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As I grew older, books became a way of gauging how my mother saw me. When I got my period at age 10, she handed down her own copy of Our Bodies, Ourselves, and it felt like the literary equivalent of a bat mitzvah: proof I had truly become a woman in my mother’s eyes. Of course, it took me five mortifying minutes of flipping through the book, with its frank discussion of masturbation and its groovy ’70s sex illustrations, to realize it was too embarrassing for me to read at that age. But it was there on my shelf for when I was ready, and it meant even more that my mother had trusted me enough to let that be my decision, and not hers.
Anyone who grows up poor or working class knows their parents have one singular dream for their children: to get an education and leave the neighborhood. Our parents were no different, and impressed upon us, early and often, that we were to live better lives than theirs. So, when I firmly announced that I wanted to be a writer when I grew up, all the parents in the neighborhood treated me as if I told them I was going to be the tooth fairy. That’s a nice idea, dear, they would sweetly say. But how are you going to make money?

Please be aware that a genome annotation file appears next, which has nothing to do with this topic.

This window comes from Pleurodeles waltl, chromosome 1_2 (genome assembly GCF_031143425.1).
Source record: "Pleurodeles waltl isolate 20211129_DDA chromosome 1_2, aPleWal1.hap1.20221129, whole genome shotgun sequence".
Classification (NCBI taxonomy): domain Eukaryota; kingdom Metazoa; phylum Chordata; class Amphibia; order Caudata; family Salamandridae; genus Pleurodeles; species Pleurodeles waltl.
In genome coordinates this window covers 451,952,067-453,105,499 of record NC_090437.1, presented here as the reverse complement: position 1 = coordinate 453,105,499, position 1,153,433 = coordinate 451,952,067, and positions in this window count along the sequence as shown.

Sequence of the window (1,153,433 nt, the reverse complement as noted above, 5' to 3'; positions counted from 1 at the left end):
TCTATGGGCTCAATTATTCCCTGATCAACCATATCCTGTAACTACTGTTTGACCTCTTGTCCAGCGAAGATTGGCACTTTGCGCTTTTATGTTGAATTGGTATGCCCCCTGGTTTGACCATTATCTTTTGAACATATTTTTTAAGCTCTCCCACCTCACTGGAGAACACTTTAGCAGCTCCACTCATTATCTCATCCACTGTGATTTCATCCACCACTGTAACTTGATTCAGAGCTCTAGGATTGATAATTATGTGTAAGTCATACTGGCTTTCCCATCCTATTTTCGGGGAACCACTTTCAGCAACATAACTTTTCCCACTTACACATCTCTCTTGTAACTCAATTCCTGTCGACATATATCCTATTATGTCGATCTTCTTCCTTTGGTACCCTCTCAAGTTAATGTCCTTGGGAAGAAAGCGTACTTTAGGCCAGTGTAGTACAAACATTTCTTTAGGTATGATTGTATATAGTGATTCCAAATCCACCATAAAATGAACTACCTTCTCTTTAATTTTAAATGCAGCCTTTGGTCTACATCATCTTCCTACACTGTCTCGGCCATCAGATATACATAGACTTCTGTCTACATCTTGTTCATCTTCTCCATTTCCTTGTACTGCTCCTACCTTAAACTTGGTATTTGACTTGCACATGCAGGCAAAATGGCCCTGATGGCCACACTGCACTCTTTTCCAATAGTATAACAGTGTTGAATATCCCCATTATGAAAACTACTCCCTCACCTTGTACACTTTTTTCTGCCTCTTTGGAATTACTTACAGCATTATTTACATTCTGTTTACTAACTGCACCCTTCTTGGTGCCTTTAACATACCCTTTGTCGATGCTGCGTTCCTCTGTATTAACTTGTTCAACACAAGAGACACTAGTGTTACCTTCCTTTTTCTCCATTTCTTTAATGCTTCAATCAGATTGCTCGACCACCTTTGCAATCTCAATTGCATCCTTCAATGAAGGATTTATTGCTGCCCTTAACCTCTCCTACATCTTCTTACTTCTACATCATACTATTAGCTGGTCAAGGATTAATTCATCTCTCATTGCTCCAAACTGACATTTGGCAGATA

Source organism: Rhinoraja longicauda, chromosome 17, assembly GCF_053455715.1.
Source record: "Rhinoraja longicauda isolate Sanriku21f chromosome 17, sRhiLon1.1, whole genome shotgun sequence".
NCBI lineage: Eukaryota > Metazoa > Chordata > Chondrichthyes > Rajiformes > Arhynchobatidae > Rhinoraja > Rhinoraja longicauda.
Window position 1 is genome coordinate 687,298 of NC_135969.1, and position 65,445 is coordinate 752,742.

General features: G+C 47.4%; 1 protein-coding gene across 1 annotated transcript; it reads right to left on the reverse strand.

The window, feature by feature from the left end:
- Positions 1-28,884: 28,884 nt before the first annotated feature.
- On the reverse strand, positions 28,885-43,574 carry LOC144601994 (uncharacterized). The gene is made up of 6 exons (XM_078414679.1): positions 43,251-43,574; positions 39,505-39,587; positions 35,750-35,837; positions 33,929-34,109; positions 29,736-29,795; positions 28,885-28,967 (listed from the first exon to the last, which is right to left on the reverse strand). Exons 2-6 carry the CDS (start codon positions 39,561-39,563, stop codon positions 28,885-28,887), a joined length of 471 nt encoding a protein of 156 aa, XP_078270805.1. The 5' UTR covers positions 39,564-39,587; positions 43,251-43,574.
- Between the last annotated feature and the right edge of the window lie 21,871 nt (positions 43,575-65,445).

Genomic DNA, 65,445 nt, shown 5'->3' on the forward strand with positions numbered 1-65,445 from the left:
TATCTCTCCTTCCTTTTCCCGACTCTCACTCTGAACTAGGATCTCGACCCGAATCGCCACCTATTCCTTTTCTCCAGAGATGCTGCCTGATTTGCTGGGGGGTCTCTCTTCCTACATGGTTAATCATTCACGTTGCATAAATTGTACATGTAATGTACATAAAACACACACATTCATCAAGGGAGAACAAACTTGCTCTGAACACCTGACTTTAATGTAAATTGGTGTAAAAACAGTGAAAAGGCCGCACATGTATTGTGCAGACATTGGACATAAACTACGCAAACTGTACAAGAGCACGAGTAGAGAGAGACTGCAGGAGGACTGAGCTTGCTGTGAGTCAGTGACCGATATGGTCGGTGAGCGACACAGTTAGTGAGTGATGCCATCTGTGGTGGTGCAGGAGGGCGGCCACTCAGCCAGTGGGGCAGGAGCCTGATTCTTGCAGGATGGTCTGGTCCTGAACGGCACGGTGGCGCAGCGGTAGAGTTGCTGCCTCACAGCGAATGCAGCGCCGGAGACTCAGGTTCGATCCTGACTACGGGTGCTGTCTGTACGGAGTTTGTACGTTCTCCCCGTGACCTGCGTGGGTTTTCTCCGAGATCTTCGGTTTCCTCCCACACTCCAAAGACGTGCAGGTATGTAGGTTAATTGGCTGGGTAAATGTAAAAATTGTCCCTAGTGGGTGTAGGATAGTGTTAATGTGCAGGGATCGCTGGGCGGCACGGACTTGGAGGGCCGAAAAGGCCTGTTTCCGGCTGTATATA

My mother had grown up with her own dreams of being a writer, and I could never tell if those dreams had been crushed for her, or if she felt she allowed them to be crushed. As I grew older and my dream of being a writer remained unwavering, I could see my mother struggling. She desperately wanted to support me, but also feared what it could mean for me. Would encouraging me make her complicit in a working-class parent’s worst nightmare: your now-adult child struggling because you didn’t know how to parent them right?
But where my mother’s words were guarded, her book selections were unabashed. She casually tossed biographies of writers on my bed, saying she had heard good things, and then leave me to read about the hard roads these writers walked: the rejections, the hungry years, the successes they were unable to cope with, the writing that saved them, and the writing that haunted them. I learned every lesson I could.